By D’Arcy Rapp
Columbia, Mo. (Oct. 31, 2005) — “MU was one of the first schools on my list. Students here really know how to work, and they work hard for our papers,” said Joe Grimm, a recruiter from the Detroit (Mich.) Free Press.
Grimm joined a dozen other recruiters at the 2005 Newspaper Fair held Oct. 20 at the Missouri School of Journalism. More than 100 students interviewed for internships and job positions at newspapers across the United States.
In addition to opportunities for Journalism students to mingle informally with recruiters during a reception the evening before and a luncheon during the day of the fair, this year’s activities included a narrative workshop with Bryan Gruley, Chicago Bureau Chief of the Wall Street Journal, as well as a diversity discussion with recruiters hosted by the newly-formed Asian American Student Journalists Association.
The annual Newspaper Fair was the first for Larry Holeva, a recruiter for the Scranton (Pa.) Times Tribune, who said he has had great experiences with other Missouri students. By noon, Holeva had offered two internships to students. “Missouri kids hit the ground running. The Missourian prepares them for the real world,” said Holeva. Case in point: A recent news-editorial graduate working at the Scranton already has won the “Journalist and Employee of the Month” award.
This year’s Fair was also a first for Kia Breaux, but not her first time on campus. Breaux, BJ ’96, an Associated Press Assistant Bureau Chief in Kansas and Missouri, knows first hand how Missouri students are well prepared to enter the industry.
“Having gone through the program myself, I know how hard they have to work. I know what they are learning and that they will use it in our newsroom,” said Breaux.
Students said that the best part of the event was getting feedback on clips and learning about the opportunities the various publications offered.
Andrew Zahler spoke with three recruiters as he looked for an internship with a copy desk at a large regional daily paper. A second-year master’s student originally from Shoreline, Wash., Zahler graduated with a bachelor’s degree in English from Lewis & Clark College in Portland, Ore. in 2002 and interned at the USA Today polling desk in 2000.
“I went to the Fair last year, and most recruiters told me to get an internship at a smaller newspaper. It was helpful advice. I got a Dow Jones Newspaper Fund internship last summer, so this year I had more experience to show recruiters, said Zahler. “I went again because my resume and clips have a better chance of being remembered if recruiters know my face and something about me as a person.” [Dec. 15, 2004: Twelve Missouri Journalism Students Win Dow Jones Editing Internships]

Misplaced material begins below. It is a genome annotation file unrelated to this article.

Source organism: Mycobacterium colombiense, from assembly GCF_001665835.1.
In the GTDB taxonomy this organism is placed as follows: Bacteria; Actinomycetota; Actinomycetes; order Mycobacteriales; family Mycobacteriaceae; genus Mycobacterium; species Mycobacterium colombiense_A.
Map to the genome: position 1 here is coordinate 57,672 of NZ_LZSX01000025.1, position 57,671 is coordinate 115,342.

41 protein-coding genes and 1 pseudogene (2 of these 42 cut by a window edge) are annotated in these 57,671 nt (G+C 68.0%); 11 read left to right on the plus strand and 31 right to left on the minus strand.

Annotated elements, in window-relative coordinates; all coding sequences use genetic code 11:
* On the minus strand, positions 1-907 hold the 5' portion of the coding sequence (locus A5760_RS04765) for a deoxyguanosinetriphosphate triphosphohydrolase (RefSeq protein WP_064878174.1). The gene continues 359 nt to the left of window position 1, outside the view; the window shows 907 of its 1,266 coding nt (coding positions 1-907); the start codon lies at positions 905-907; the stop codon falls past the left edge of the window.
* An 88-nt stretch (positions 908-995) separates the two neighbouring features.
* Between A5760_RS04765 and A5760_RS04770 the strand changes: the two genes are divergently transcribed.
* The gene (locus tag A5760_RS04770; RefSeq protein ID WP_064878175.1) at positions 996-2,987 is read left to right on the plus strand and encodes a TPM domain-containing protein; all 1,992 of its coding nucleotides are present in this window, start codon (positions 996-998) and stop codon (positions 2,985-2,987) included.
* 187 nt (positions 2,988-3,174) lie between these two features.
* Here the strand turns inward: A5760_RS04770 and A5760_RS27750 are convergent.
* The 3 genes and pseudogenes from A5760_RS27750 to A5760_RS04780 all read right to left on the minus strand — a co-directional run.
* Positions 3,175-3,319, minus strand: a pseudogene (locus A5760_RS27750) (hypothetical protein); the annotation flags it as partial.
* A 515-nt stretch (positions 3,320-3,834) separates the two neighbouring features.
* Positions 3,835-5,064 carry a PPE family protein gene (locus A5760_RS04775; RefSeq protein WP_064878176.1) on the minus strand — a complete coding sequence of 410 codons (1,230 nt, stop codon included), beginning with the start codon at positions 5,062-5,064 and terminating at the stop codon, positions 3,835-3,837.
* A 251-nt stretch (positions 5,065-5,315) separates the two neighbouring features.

Junior Shaunese Foreman has been speaking with Fair recruiters since she was a freshman. Now in her first semester at the Columbia Missourian on the Adelante beat, Foreman knows that the experience gathered from an internship can be valuable.
“I really want to get hired for an internship. I need the experience and the clips, that’s why I’m here trying to get my name and my face out there,” said Foreman. The Grandview, Mo., native hopes to create a magazine aimed at minority teenagers after graduation.
Among the recruiters are J-School alumni, long-time Newspaper Fair recruiters and new faces such as representatives from Bloomberg News. Publications in attendance included:
- Associated Press
- Bloomberg News
- Boston (Mass.) Globe
- Denver (Colo.) Post
- Detroit (Mich.) Free Press
- Kansas City (Mo.) Star
- The Oklahoman
- Cleveland (Ohio) Plain Dealer
- San Diego (Calif.) Union-Tribune
- Scranton (Pa.) Times Tribune (The Citizen’s Voice)
- Southern Progress Corporation
- Sporting News
“This year’s Fair was particularly successful because of the increased activities. The diversity discussion, Bryan Gruley’s workshop and the luncheon Q&A session allowed recruiters, students and faculty members to have an active dialogue about the industry and profession,” said Phou Sengsavanh, assistant director of Career Services. “Given the state of the industry, it’s important for people in the news industry to be more engaged with these students – they are committed to the philosophy of Journalism, want to make a difference, and most importantly, they are the profession’s future.”
D’Arcy Rapp, a senior from Peoria, Ill., is majoring in Radio-TV Journalism. She has interned with two NPR affiliates and with Fleishman-Hillard public relations and has created television promotions for a KOMU-TV. Rapp has served as a University Tour Guide, Journalism Ambassador, Summer Welcome leader and Peer Advisor in the residence halls. An active member of the Alumni Association Student Board and Newman Center, Rapp was recognized as one of the campus’ top students when tapped into Omicron Delta Kappa, a national leadership honorary society.
Updated: April 8, 2020